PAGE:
ST. BONIFACIUS -- There's revolution in the air. And that means some foul smells aren't.
That's because this revolution is about cat litter.
A new innovation is shaking up the $1.1 billion a year cat litter industry, spreading to pet stores and giant retailers nationwide.
It goes by names such as Crystal Clear Litter Pearls, Ultra Pearls and Pearl Fresh, and it's being touted as the biggest step forward in kitty hygiene and odor control since clumping litter arrived on the scene a dozen years ago.
Litter Pearls works by locking up odors in hard little white beads of specially designed silica gel. It's unscented, dust free, nontoxic and biodegradable. And a four-pound bag is designed to last for a whole month.
The epicenter of the silica litter revolution is in this town about 25 miles west of Minneapolis, in the offices of Harvest Ventures Inc. Litter Pearls went on the market in January of 1998. Despite a relatively high price tag, the company already has grabbed about a 2 1/2 percent to 3 percent share of the market -- and accolades from the pet product industry.
''We truly eliminate the odor rather than mask it,'' said Daniel Schlueter, president of the company.
Harvest Ventures first brought out the product under the Crystal Clear Litter Pearls label, which is sold mainly through pet stores. It now also packages the same product as Ultra Pearls for mass-market retailers and grocery chains, and as Pearl Fresh, a private label for Petsmart.
The product is now available in about 5,000 pet stores nationwide including Petsmart and Petco, and at big national and regional grocery chains such as Kroger, Safeway, Albertson's, Fred Meyer, H.E. Butt, Stop & Shop, Hy Vee and Bi-Lo. It's coming soon to Kmart and Wal-Mart. And requests keep coming in from retailers all over the world, Schlueter said.
It's not just ''dirt in a bag'' like conventional clay-based cat litters, Schlueter said.
As Schlueter explained it, Litter Pearls work by soaking up cat urine and absorbing the moisture and odor from solid waste. The water starts evaporating almost immediately, but the odor-causing molecules remain trapped inside the pearls. Within 24 to 48 hours, all the moisture in an individual pearl is gone, and it's ready to reabsorb again and again.
All the cat owner needs to do is remove the dried-out solid waste. Schlueter recommends doing that daily, a chore that goes very quickly with the company's special plastic scooper, then flushing the droppings down the toilet or putting them in the trash. Because the pearls don't clump like other litters, there's no need to add more litter to the box.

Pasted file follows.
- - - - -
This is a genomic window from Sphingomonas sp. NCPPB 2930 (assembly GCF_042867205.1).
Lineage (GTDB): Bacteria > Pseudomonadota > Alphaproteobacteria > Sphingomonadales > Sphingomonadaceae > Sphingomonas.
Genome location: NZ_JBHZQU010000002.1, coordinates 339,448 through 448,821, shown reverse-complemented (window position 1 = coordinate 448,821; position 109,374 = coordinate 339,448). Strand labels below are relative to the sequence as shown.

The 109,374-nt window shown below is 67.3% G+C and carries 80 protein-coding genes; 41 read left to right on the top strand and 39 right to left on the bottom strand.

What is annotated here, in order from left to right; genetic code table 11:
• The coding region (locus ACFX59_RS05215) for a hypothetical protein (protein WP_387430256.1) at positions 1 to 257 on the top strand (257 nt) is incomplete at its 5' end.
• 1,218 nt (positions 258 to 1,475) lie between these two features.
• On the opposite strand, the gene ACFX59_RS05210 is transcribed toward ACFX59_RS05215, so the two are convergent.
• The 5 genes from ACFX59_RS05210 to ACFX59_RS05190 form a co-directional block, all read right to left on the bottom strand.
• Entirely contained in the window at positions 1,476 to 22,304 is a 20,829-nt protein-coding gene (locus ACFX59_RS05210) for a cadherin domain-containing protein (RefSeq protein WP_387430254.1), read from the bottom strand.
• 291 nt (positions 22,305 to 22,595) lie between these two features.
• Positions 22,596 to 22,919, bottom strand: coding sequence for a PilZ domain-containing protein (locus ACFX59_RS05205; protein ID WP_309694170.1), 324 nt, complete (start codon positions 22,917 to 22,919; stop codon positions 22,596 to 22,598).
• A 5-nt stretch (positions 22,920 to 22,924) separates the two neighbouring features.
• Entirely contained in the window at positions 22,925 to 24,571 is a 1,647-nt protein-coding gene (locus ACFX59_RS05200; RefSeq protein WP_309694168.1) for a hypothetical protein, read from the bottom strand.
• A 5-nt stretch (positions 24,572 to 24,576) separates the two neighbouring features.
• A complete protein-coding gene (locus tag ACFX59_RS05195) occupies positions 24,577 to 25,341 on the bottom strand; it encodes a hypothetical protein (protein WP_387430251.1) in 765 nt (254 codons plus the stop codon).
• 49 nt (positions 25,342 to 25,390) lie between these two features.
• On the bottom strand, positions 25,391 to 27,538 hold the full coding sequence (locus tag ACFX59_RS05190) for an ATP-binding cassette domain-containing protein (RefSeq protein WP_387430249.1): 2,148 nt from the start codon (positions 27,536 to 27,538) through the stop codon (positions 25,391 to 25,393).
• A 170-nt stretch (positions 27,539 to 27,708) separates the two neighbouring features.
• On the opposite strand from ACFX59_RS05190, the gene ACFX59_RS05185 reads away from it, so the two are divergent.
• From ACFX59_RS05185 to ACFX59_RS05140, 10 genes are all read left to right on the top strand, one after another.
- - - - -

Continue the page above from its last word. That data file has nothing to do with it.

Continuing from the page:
''One bag, one cat, one month,'' is the company's slogan. In practice, the product lasts longer with some cats, not as long with others.
Harvest Ventures expects the silica segment will grow to 25 percent of the litter market in the next few years, spokeswoman Cindee Kohagen said.
The company already has some competitors, including a couple of big names. Ralston-Purina recently brought out a version under its Tidy Cats brand. Clorox is introducing one soon under its Fresh Step label. Some smaller players also sell silica litter under names such as Litter Secret and Magic Litter.
Schlueter said not all silica liter is created equal. He said some rivals use the most common type of silica gel, which is usually used to protect foods, electronics and other goods from humidity. He said that kind of silica is not designed to absorb liquid, and the beads shatter into ineffective bits when wet.
He and his partners got interested in the litter business when they learned of a version being sold in Japan, but that product wasn't right for the U.S. market. So they took the time and worked with a supplier in China to develop a different kind of silica gel, specifically engineered to absorb liquid waste and keep working.
''To say they're the same, just cheaper, that's not true,'' he said.
Schlueter said his fear is that consumers will start out with a competing brand, not like it, and become turned off on silica litter without trying Litter Pearls.
''We know if we get you to try it, we'll keep seven to eight out of 10 of you,'' he said. ''We know you'll continue to buy from us. ... We have a product that works.''
There are a few drawbacks, though.
For one thing, Litter Pearls is pricey. A four-pound package typically sells for $9.99 to $11.99, compared to around $2.50 to $5 for a 20-pound bag of regular clay litter. Schlueter said his product is more economical because one bag of Litter Pearls normally lasts a month, whereas a cat owner might have to lug home up to 30 or 40 pounds of regular or clumping litter a month.
Also, when a cat tracks or knocks conventional Litter Pearls out of its litter box, the beads can roll a long way (covered boxes and/or mats underneath reduce the problem). While regular litter tracked to other parts of the home might just look like sand, a Litter Pearl found in another room is clearly a Litter Pearl. To address that problem, Harvest Ventures just introduced a reduced tracking version with a shape that doesn't roll.
Still, Litter Pearls have won praise from cat owners and the industry alike.
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